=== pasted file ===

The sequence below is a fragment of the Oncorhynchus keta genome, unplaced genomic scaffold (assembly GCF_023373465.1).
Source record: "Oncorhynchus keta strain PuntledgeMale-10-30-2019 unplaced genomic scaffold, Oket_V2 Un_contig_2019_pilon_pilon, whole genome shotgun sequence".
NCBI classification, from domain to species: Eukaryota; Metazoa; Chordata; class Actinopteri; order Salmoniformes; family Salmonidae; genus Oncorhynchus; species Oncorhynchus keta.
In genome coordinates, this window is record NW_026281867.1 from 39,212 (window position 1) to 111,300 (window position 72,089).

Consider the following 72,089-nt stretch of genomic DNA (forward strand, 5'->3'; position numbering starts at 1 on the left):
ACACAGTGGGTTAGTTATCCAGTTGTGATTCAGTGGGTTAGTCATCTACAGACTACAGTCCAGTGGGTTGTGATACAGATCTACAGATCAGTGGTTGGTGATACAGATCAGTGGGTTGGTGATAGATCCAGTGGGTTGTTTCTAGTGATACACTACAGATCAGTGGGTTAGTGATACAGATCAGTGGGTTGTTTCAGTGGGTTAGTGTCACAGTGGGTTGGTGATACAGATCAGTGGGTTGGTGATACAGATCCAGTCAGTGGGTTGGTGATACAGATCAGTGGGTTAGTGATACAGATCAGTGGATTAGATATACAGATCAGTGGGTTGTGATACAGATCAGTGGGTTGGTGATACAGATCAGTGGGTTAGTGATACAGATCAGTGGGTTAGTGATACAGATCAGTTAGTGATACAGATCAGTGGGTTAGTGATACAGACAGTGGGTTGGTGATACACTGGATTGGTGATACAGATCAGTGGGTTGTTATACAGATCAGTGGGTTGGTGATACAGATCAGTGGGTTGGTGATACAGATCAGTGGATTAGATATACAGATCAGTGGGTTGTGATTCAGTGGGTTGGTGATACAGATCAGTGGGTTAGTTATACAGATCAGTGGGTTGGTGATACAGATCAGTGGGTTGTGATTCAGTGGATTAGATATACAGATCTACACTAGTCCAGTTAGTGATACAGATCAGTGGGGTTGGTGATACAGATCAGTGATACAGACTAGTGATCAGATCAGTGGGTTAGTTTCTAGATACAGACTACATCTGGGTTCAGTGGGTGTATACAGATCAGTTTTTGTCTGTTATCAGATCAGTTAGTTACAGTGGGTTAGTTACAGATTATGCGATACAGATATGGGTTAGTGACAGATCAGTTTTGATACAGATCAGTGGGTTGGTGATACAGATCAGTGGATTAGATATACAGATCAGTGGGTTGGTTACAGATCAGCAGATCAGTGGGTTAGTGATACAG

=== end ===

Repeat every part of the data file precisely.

The sequence below is a fragment of the Oncorhynchus keta genome, unplaced genomic scaffold (assembly GCF_023373465.1).
Source record: "Oncorhynchus keta strain PuntledgeMale-10-30-2019 unplaced genomic scaffold, Oket_V2 Un_contig_2019_pilon_pilon, whole genome shotgun sequence".
NCBI classification, from domain to species: Eukaryota; Metazoa; Chordata; class Actinopteri; order Salmoniformes; family Salmonidae; genus Oncorhynchus; species Oncorhynchus keta.
In genome coordinates, this window is record NW_026281867.1 from 39,212 (window position 1) to 111,300 (window position 72,089).

Consider the following 72,089-nt stretch of genomic DNA (forward strand, 5'->3'; position numbering starts at 1 on the left):
ACACAGTGGGTTAGTTATCCAGTTGTGATTCAGTGGGTTAGTCATCTACAGACTACAGTCCAGTGGGTTGTGATACAGATCTACAGATCAGTGGTTGGTGATACAGATCAGTGGGTTGGTGATAGATCCAGTGGGTTGTTTCTAGTGATACACTACAGATCAGTGGGTTAGTGATACAGATCAGTGGGTTGTTTCAGTGGGTTAGTGTCACAGTGGGTTGGTGATACAGATCAGTGGGTTGGTGATACAGATCCAGTCAGTGGGTTGGTGATACAGATCAGTGGGTTAGTGATACAGATCAGTGGATTAGATATACAGATCAGTGGGTTGTGATACAGATCAGTGGGTTGGTGATACAGATCAGTGGGTTAGTGATACAGATCAGTGGGTTAGTGATACAGATCAGTTAGTGATACAGATCAGTGGGTTAGTGATACAGACAGTGGGTTGGTGATACACTGGATTGGTGATACAGATCAGTGGGTTGTTATACAGATCAGTGGGTTGGTGATACAGATCAGTGGGTTGGTGATACAGATCAGTGGATTAGATATACAGATCAGTGGGTTGTGATTCAGTGGGTTGGTGATACAGATCAGTGGGTTAGTTATACAGATCAGTGGGTTGGTGATACAGATCAGTGGGTTGTGATTCAGTGGATTAGATATACAGATCTACACTAGTCCAGTTAGTGATACAGATCAGTGGGGTTGGTGATACAGATCAGTGATACAGACTAGTGATCAGATCAGTGGGTTAGTTTCTAGATACAGACTACATCTGGGTTCAGTGGGTGTATACAGATCAGTTTTTGTCTGTTATCAGATCAGTTAGTTACAGTGGGTTAGTTACAGATTATGCGATACAGATATGGGTTAGTGACAGATCAGTTTTGATACAGATCAGTGGGTTGGTGATACAGATCAGTGGATTAGATATACAGATCAGTGGGTTGGTTACAGATCAGCAGATCAGTGGGTTAGTGATACAG